Returning to the old national anthem was a big mistake

File Photo: Nigerian flag Derek Brumby/Getty Images

If I look sad in the attached photo it’s for a reason. My heart is very heavy for Nigeria right now because, in my opinion, we have just taken a giant step backwards in our national journey.
Now, don’t get me wrong, I support my country’s current economic policies. Removing fuel subsidy and floating the Naira are necessary policies that any lover of Nigeria should adhere to, regardless of his party affiliation.

One of the most unnecessary acts of government in Nigeria in recent times is the law bringing back the old National Anthem. First of all, there was nothing wrong with the existing anthem.

Second, with all the multifaceted issues we face, we seem to lack priorities when we focus on an issue as settled as a hymn.

To me it seems like a step backwards to discard the national anthem ‘Rise, O Countrymen’ written by a collective of young Nigerians, including John A. Ilechukwu, Eme Etim Akpan, BA Ogunnaike, Sota Omoigui and PO Aderibigbe in 1978, for ‘Nigeria , We Hail Thee’, written by an Englishwoman, Lillian Jean Williams.
Doesn’t it sound crazy for a foreigner to write our National Anthem? Are we so superficial and uninspired that we cannot create our own indigenous anthem? You can imagine the land of music icons, such as Fela Kuti, Osita Osadebe, Dan Maraya Jos, and contemporary stars, such as Sade Adu, Burna Boy, Davido and Wizkid, importing music of national importance from Britain. As my Yoruba brothers will say: ‘Oh, bad now!’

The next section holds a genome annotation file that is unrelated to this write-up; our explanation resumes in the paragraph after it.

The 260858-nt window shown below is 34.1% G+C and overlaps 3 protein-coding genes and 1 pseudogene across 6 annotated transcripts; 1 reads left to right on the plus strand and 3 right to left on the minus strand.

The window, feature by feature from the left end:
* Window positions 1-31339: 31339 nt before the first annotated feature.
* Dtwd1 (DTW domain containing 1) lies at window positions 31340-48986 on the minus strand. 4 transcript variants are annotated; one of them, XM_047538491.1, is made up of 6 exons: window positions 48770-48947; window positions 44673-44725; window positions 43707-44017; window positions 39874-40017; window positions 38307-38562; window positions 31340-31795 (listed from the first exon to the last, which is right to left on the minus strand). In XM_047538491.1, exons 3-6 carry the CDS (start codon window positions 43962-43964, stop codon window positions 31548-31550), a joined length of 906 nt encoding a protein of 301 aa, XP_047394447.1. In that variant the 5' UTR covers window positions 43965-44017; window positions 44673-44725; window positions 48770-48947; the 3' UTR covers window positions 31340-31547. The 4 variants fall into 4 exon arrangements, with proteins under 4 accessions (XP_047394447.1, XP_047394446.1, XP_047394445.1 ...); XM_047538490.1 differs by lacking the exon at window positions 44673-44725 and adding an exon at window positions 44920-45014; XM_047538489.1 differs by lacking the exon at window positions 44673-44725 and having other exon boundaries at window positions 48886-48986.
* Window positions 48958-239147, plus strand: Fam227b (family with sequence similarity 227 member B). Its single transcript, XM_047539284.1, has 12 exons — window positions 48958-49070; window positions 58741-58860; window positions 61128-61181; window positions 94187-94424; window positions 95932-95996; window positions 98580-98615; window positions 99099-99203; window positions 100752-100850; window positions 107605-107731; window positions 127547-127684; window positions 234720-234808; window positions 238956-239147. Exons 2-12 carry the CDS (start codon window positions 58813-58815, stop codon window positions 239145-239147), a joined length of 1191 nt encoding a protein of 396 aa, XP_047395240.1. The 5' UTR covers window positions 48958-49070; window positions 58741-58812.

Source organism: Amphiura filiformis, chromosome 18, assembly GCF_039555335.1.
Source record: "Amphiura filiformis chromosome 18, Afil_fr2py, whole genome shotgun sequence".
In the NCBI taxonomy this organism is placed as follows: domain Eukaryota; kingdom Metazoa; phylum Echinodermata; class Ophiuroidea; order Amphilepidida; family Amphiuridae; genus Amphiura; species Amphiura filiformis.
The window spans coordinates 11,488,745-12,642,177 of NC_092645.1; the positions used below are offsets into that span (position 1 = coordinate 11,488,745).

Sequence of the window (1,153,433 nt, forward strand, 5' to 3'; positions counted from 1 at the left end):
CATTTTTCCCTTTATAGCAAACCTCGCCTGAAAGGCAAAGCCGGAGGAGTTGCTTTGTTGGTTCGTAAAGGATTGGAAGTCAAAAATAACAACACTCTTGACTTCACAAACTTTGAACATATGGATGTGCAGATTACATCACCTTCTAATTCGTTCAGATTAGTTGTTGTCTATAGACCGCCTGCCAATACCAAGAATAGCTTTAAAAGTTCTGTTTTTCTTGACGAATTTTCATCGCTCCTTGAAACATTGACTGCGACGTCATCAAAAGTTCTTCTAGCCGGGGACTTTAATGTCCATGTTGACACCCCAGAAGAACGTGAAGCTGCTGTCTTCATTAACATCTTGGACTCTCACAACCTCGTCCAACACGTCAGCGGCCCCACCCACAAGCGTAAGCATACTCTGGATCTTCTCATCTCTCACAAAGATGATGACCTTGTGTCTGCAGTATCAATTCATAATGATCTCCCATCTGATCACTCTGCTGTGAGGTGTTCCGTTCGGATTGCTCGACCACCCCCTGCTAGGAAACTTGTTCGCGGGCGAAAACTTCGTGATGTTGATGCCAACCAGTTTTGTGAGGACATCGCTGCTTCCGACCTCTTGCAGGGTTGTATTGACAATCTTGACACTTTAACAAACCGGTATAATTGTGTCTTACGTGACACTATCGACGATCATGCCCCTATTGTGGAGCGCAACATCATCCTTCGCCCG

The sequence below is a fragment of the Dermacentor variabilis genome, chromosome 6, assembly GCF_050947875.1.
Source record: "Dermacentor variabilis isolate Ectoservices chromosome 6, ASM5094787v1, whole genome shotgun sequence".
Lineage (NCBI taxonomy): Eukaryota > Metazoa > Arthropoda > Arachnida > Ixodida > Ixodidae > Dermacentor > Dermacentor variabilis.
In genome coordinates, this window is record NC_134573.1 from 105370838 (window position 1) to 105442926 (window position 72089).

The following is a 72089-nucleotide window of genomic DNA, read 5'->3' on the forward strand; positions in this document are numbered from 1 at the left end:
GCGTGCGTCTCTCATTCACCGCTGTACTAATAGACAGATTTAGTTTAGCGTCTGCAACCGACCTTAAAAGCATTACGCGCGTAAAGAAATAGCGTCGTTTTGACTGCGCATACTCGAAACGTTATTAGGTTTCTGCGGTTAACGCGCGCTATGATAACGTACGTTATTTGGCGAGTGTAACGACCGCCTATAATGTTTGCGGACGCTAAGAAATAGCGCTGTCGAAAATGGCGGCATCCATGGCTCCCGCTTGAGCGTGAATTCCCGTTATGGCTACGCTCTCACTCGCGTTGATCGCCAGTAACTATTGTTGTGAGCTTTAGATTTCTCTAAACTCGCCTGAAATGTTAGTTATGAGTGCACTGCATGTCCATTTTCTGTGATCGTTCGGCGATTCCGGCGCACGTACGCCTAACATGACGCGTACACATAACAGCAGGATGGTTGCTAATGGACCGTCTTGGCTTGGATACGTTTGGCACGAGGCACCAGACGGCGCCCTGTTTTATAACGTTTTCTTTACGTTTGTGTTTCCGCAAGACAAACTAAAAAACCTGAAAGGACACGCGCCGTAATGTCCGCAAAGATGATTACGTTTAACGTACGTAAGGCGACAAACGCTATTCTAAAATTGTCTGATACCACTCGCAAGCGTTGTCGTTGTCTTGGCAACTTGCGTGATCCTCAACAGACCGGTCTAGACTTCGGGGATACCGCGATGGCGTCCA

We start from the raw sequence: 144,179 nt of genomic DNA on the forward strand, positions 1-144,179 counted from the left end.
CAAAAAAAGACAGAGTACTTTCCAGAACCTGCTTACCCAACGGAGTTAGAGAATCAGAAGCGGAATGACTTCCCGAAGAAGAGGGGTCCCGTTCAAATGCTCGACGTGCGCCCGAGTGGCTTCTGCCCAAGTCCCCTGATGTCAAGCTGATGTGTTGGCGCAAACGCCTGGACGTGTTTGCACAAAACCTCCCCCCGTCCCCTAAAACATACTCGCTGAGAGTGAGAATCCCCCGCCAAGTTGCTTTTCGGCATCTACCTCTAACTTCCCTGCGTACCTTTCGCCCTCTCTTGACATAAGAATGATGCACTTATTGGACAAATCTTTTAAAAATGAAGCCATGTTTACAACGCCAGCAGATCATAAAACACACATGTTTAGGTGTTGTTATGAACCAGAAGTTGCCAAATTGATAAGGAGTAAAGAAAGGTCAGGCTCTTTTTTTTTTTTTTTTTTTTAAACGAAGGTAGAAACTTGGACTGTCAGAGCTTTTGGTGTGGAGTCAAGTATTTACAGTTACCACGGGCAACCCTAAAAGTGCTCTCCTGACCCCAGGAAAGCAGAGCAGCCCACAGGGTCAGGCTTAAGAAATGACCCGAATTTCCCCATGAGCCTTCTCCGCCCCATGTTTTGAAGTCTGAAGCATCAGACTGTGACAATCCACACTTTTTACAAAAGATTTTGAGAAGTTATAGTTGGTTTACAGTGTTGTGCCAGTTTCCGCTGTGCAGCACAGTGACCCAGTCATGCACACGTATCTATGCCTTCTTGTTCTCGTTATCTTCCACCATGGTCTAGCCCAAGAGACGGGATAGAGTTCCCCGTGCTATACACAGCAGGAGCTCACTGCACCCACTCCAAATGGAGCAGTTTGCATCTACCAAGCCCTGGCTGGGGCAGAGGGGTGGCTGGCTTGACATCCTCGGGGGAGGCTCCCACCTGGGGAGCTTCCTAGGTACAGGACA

The name Nigeria was already given to us by another English lady, Flora Shaw. And she named us in 1897 the same way you name a dog. She did it in an ironic tone, for an article she wrote for The Times of London.

We should even have changed that name to something indigenous, like Republic of Wazobia, like Ghana did in 1957 when it changed from Gold Coast to Ghana at independence in 1957.

We should also have gone back to the original name of Lagos, Eko. Lagos is an imposed Portuguese name. The annoying thing is that the Portuguese who changed the name from Eko to Lagos were nothing more than opportunistic slave traders who did not establish any viable administrative structure.
Instead of undertaking these name changes, we are rather doubling down on another colonial relic by discarding the anthem written by our own citizens for one written by a foreigner.

I challenge anyone reading this to name another country whose National Anthem was written by a foreigner. Not even a Banana Republic would do that!

In my humble opinion, President Tinubu should not have given his assent to that bill. Instead, he should have written a strong letter to convey to the National Assembly the implications for our sovereignty and national psyche of returning to an anthem written by a foreigner, which would make us a free nation that voluntarily chose to return to the yoke of imperialism.

Is it too late for the president to do what he should have done? No. He is our Head of State and he has the duty to promote indigenous ideas over imperialist ones.